With the Argentinian G20 Presidency, we're pursuing thetransformative long-term goal of creating a tradable infrastructure asset class– essential to attract the levels of private capital required to meet ourregion's 26 trillion US dollar infrastructure financing gap.
We are also working with Britain through the Asia EuropeMeeting and elsewhere to ensure that international infrastructure investmentaligns with a broader connectivity agenda, such that labour and capital arefree to move in accordance with international standards and agreements.
Together we can ensure that developing countries haveinfrastructure options that are efficient, affordable and designed to suit thehost country's situation.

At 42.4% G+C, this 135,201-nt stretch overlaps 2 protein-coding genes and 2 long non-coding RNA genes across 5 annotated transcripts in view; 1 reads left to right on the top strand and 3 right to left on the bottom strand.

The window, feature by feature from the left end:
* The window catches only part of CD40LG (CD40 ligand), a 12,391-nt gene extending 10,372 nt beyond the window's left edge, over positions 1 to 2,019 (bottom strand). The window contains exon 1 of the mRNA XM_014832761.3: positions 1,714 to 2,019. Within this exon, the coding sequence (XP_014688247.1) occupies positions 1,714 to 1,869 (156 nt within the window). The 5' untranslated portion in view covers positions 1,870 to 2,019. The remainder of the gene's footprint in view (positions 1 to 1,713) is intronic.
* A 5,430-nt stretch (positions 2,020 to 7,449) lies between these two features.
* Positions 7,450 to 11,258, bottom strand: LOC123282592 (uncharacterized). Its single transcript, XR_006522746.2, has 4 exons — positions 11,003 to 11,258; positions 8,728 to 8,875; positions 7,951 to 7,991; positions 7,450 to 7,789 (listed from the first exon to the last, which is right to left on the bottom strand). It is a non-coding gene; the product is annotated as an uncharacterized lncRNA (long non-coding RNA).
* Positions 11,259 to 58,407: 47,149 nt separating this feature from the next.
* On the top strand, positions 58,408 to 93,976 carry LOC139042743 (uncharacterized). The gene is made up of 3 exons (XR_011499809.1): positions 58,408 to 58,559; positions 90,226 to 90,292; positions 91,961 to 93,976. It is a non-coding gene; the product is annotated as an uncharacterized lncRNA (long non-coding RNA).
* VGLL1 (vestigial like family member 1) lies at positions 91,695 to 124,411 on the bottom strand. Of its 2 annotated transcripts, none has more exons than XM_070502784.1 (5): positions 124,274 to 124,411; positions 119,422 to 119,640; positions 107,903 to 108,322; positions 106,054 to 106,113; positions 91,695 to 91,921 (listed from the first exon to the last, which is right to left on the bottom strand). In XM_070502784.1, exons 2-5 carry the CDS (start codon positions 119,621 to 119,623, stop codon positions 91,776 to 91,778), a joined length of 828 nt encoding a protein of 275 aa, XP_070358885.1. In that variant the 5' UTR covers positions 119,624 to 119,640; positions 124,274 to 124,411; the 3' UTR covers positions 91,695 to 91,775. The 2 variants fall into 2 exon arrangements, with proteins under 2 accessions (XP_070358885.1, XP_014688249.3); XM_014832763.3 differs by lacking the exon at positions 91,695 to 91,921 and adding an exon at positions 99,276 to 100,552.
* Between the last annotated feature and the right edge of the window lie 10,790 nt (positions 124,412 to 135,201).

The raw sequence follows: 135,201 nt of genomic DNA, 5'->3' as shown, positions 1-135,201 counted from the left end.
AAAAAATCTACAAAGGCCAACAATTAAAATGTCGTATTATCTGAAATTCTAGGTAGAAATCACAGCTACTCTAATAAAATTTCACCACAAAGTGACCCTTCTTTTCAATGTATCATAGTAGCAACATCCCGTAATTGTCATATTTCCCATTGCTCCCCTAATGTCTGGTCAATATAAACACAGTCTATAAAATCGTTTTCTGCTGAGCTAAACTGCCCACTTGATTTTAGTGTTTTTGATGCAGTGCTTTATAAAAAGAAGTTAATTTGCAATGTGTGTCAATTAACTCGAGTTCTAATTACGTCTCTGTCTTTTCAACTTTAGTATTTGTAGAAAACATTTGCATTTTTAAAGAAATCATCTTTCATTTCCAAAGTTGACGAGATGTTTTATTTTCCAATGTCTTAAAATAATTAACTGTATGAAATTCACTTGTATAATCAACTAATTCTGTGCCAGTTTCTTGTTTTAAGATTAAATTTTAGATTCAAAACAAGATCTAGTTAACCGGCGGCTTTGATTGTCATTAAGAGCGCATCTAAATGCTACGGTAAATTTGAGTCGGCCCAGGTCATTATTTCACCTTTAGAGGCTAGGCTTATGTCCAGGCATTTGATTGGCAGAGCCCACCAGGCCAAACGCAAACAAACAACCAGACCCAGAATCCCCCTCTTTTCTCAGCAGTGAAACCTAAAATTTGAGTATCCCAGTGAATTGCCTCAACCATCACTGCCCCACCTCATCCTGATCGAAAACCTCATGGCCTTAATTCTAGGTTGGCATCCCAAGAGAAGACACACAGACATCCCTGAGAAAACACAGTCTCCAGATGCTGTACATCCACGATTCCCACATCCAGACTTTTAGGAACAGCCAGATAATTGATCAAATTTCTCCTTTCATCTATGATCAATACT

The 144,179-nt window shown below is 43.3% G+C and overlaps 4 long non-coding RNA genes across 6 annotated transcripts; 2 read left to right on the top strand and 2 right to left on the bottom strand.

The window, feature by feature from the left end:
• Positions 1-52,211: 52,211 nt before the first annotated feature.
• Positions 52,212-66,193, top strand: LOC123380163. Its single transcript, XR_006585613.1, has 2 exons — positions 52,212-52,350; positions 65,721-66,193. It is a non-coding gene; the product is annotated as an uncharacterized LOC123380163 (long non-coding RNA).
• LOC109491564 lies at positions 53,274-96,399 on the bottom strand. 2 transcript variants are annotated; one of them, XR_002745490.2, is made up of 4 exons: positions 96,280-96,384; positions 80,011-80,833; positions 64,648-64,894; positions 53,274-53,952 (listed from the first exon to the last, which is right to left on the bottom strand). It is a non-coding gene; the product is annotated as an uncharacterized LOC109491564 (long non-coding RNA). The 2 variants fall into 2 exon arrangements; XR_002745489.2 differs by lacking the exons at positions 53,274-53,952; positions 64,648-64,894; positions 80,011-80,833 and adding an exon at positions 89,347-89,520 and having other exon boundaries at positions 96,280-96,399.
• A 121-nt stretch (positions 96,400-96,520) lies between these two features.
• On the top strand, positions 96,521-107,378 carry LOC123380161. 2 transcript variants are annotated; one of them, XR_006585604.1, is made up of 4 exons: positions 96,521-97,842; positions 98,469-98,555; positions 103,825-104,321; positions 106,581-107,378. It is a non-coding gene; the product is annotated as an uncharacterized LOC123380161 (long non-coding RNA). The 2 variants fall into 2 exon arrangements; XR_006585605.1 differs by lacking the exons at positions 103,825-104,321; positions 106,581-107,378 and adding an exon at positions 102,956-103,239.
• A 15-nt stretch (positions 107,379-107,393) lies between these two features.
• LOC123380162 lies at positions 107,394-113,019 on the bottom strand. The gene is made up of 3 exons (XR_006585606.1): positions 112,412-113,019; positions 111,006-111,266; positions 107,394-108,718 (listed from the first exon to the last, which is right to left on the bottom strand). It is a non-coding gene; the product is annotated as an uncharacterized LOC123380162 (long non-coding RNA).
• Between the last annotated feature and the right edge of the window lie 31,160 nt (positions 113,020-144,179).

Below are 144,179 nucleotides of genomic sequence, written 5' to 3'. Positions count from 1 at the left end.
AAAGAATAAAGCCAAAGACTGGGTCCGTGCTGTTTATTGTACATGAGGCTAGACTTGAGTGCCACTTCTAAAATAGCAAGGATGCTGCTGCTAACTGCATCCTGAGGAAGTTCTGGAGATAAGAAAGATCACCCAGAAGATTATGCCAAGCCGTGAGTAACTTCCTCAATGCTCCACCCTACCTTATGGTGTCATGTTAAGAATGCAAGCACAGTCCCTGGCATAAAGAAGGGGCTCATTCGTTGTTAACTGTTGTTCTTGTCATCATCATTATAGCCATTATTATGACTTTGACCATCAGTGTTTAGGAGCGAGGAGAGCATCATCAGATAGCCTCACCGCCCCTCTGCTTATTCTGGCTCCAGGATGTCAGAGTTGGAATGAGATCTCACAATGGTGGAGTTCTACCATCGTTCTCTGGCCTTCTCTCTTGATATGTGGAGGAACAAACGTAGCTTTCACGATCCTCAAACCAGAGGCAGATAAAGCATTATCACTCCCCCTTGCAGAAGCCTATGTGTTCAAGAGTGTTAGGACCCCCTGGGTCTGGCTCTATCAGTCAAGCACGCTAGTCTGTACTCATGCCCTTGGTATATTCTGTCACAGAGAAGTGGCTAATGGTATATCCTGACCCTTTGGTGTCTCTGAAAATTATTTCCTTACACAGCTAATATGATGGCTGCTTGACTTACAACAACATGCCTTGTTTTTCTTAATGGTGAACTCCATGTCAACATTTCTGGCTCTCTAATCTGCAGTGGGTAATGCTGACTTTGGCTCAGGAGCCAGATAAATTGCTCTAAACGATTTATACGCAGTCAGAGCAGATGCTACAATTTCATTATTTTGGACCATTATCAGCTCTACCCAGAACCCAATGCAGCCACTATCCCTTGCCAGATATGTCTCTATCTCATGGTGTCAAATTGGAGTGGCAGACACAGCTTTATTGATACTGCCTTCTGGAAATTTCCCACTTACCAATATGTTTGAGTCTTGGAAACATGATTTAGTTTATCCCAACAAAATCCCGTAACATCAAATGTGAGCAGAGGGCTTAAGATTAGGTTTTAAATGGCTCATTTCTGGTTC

Earlier this month at Mansion House, Prime Minister Maysaid, "as Britain departs the EU, the world is watching".
Britain is clearly at a turning point.
Trade and investment is at the heart of it.
Is Britain's turn symptomatic of an international order indecline, or of a great nation's determination to provide global leadership onits own terms?
Australia believes it's the latter, and we want to workwith Britain to help make it happen.
We love to compete with the Brits, in commerce, in jest,and in sport.
Our sporting rivalry will be on display in my home town onthe Gold Coast at the Commonwealth Games, which opens in nine days' time.
But the reality is that our shared values and interests rundeep, in the big picture, and over the long term, and we want the UK tosucceed.
So bring on prosperous, free-trading, global Britain.